A social interpretation of the castle in Scotland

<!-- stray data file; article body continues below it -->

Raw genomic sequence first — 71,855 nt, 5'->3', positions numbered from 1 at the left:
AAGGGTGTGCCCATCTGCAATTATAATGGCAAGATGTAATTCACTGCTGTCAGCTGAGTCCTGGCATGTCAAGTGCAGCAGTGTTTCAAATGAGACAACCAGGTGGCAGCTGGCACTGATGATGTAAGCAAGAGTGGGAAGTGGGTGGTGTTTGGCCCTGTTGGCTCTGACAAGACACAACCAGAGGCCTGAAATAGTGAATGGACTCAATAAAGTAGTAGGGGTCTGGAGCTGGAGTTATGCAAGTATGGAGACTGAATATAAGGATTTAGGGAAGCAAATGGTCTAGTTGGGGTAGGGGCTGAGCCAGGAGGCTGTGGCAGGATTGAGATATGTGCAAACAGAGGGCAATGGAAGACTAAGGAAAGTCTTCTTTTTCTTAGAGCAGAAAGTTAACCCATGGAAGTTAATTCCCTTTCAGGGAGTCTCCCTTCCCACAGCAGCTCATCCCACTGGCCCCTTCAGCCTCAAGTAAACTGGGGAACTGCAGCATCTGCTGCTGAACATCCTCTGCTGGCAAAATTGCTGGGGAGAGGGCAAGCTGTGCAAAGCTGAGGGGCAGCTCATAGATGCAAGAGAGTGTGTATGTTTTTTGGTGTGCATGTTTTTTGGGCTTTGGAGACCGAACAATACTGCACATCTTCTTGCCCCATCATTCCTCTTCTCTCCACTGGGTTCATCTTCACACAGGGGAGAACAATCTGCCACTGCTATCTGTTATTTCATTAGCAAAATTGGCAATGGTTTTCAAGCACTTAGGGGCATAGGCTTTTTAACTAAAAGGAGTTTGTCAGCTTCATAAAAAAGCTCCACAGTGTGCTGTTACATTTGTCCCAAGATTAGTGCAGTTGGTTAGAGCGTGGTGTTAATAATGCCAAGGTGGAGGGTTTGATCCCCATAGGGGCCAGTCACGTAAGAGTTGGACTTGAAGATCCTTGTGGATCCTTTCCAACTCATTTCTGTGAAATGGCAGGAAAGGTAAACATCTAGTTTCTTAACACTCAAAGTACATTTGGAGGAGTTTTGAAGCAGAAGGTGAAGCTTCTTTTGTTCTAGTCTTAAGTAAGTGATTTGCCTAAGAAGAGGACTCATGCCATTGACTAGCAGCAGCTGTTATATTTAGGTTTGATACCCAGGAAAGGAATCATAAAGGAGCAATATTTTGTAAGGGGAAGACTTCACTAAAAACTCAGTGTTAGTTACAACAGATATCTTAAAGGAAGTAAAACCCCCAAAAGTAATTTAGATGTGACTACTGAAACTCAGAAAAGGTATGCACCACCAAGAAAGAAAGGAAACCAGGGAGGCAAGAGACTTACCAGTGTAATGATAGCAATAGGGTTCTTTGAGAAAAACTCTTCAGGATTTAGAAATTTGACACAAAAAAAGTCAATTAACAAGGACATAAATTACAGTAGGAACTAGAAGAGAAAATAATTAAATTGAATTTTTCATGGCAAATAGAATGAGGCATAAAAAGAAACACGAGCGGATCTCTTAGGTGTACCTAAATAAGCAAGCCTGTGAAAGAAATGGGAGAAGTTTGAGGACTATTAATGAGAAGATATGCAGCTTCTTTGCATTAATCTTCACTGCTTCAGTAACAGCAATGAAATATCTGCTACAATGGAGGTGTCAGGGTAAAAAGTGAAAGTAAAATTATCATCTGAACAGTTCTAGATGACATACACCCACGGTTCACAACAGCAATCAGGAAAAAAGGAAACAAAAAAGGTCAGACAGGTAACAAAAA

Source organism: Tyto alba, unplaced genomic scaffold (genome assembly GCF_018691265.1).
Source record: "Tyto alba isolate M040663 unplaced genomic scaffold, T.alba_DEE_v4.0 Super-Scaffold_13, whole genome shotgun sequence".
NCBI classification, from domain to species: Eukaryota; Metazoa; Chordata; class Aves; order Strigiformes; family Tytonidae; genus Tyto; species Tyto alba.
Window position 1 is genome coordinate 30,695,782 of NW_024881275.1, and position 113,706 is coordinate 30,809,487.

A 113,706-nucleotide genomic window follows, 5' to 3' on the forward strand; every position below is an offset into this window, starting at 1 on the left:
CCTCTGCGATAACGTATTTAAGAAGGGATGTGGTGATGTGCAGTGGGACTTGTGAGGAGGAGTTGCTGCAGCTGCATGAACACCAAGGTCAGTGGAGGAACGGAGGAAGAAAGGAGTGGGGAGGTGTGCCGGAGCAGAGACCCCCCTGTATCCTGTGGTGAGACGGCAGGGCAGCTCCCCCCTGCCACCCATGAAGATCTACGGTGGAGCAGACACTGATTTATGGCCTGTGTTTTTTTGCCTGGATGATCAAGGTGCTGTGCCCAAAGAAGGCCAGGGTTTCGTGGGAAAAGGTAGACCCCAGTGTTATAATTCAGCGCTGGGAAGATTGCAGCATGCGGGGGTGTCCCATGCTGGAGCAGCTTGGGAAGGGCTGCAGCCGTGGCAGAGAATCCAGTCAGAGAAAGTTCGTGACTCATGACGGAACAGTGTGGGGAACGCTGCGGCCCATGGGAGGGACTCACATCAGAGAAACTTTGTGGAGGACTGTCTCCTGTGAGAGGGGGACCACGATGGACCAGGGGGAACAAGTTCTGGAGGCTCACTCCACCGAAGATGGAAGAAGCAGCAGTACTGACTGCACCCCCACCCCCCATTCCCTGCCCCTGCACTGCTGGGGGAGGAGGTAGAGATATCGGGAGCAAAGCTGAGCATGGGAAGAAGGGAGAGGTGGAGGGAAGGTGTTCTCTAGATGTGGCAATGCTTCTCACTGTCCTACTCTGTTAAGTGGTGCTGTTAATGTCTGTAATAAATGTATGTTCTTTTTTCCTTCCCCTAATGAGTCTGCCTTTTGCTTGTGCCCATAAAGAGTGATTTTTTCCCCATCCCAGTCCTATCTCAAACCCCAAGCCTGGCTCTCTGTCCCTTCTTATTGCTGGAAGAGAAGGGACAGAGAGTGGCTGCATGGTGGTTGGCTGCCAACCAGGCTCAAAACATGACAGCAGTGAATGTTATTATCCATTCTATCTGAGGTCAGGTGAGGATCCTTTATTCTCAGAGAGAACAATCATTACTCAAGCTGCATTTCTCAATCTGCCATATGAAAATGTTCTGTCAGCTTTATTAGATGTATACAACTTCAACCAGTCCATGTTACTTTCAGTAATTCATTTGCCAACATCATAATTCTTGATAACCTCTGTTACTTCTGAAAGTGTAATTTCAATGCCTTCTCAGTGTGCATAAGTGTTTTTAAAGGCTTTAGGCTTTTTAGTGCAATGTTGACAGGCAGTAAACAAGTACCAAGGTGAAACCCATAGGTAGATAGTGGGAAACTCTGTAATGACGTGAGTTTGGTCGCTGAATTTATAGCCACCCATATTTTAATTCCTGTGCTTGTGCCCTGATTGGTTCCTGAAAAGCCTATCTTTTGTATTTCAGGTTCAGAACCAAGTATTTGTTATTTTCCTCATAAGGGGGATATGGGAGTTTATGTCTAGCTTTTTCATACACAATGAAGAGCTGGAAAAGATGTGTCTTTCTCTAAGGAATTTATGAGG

Space is not something just out there. It is a human construct, to which architecture can give lasting form. Taking this as a premise, this thesis has investigated the castellated architecture of Scotland, not as a military fortress or an expression of architectural genius, but as a structure where people lived and which influenced how they lived. In achieving this aim, certain techniques of spatial analysis have been used, access analysis and planning diagrams, alongside a more experiential approach to the castle. The combination of these techniques has helped in providing an engagement with the material culture, which would not have been possible singularly. This engagement has been made all the richer for the extensive use of documentary sources to provide a context for the multitude of spatial relations which took place in and around the castle. The castles which form the case-studies are Dirleton (East Lothian), Bothwell (Lanarkshire), Tulliallan (Fife), Morton (Dumfriesshire) and Elphinstone (East Lothian). The selection thus encompasses curtain wall castles, hall houses and tower houses. The analysis has brought about a greater understanding of the individual case-studies. However, the conclusion reached about the nature of space within the castle has been widened out by relating the findings to other castles. Most interestingly, the analysis has suggested what one could call the 'privatisation of space' in late sixteenth century Scotland. This change in material culture coincided with dramatic religious, political and social changes.